Post by sandy on Jun 9, 2020 9:50:41 GMT
I find it so interesting how people had such strong opinions of things like the Bee Gees Disco era at the time, or even the Beatles/Rolling Stones when they first came along. Even something like Bob Dylan going electric and having confrontational audiences the world over in 1966 seems utterly unfathomable to me, when you've got people like Niki Minaj or Lady Gaga topping the charts today in another music video where they wear practically nothing and mumble about being sexually perverse while at the same time speaking out against the sexual objectification of women and it all just seems like a huge act to me, with the music very much sitting in second place to the overall image. I think the reason BritPop happened in such a big way in the UK was because that music was real, and free of the imagery and fakery that had been brought out in the 1980s. But even then, most of us who didn't grow up with the Beatles realised that the Beatles were the key influence and most of the music of the 1960s, and it was still somehow just better than what the likes of Oasis, Coldplay and Blur were coming out with in the 1990s.
I'm not saying all new music is bad by any means, there's a lot that I enjoy. But there isn't the sheer quantity of it that there was in the 1960s. I think it quickly got watered down in the 1970s when a lot of people realised that there was money to be made from music, and the real exploitation of image started happening. I guess the 1960s had an overall innocence which is what people like so much about the music. Even though 99% of the artists were being screwed over by their record labels, they were all in the same boat and to a degree, none the wiser as to what was going on. The focus was on making the next new sound, the next big single, make it bigger, better and more memorable than the last one. Micky Most was right with his comment to the Hollies about remaining in their segment of the dartboard, but how great was it that so many artists in the 1960s refused to acknowledge that this ubiquitous dartboard even existed. It allowed the Beatles to evolve from the lightweight of 'From Me To You' or 'Love Me Do' to the artistry of 'Sgt. Pepper' in just five years, or the Who from 'Substitute' to 'Tommy' in a similar time frame. Even the Hollies went from 'Just One Look' to 'He Ain't Heavy, He's My Brother' in the same timeframe. It was a time for rapid growth and fast change, which must have been the most thrilling thing to be in the middle of. Not like today where you can wait for up to four years between albums now!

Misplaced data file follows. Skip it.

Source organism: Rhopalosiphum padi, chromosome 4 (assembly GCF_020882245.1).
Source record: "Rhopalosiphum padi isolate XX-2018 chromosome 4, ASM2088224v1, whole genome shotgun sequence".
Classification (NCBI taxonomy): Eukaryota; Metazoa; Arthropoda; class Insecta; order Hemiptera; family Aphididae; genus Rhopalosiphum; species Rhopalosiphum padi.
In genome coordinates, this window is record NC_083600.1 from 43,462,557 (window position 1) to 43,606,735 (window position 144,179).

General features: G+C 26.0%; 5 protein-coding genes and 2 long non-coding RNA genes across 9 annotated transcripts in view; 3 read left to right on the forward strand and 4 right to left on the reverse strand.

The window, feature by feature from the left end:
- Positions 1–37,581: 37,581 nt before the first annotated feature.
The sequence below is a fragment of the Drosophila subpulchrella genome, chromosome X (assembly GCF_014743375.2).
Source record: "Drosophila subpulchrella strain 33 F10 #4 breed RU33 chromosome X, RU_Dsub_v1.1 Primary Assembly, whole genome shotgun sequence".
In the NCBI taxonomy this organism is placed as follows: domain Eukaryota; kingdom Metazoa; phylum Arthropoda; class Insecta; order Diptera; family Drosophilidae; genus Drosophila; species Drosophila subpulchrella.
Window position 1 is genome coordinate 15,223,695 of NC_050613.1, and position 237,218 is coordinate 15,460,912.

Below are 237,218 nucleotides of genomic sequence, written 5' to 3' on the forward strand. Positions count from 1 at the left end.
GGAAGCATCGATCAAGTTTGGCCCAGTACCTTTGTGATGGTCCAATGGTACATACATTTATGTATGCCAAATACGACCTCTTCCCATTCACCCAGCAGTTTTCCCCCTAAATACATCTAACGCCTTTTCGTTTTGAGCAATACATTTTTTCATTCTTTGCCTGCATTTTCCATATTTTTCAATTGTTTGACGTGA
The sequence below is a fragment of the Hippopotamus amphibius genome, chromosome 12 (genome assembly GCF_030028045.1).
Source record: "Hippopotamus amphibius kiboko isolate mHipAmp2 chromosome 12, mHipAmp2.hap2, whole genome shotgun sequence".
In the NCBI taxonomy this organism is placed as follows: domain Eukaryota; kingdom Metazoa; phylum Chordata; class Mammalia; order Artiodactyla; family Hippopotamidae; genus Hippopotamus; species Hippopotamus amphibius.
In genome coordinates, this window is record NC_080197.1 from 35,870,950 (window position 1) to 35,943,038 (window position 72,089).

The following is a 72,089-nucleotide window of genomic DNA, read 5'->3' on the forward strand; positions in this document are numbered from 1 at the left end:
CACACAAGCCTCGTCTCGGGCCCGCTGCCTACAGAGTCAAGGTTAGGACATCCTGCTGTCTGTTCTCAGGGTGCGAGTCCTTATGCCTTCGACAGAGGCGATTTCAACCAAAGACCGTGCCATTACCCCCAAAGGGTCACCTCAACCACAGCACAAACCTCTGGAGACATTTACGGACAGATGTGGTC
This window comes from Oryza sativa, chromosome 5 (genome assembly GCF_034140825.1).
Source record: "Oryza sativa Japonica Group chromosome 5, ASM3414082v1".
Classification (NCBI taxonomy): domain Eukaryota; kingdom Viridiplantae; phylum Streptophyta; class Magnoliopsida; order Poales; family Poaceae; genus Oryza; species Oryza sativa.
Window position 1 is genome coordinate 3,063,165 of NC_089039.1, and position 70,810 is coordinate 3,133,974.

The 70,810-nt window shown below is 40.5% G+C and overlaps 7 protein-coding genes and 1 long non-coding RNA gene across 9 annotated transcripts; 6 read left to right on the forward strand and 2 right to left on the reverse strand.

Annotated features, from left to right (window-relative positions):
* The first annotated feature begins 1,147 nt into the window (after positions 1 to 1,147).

I also think that actually the music bag that has the most similarities at the moment, in terms of the immeadiacy, is the small sector, who are actually sitting in their bedrooms, singing and writing, and putting it out there without the ' machine' behind them. The sixties was probably the first generation to be able , relatively cheaply, to emulate their idols, by buying a cheap guitar and a tin drum.....as Allan says, they could all be Lonnie Donnigan. Before that, it was dance bands and crooners...not so easy to re create😉But now the guys can put stuff out there so easily, and build their own following, a bit like our guys used to at the Cavern, or Oasis.... except the new 'followers' can be in a bedroom anywhere in the world😉 So there is an awful lot going on that isn't part of the big machine.( A lot, of course is the black rap music scene, much of which is done in the same way) .And I think that brings for some, a new respect and connection to the very early sixties immediate sound.So the retro vibe grows.....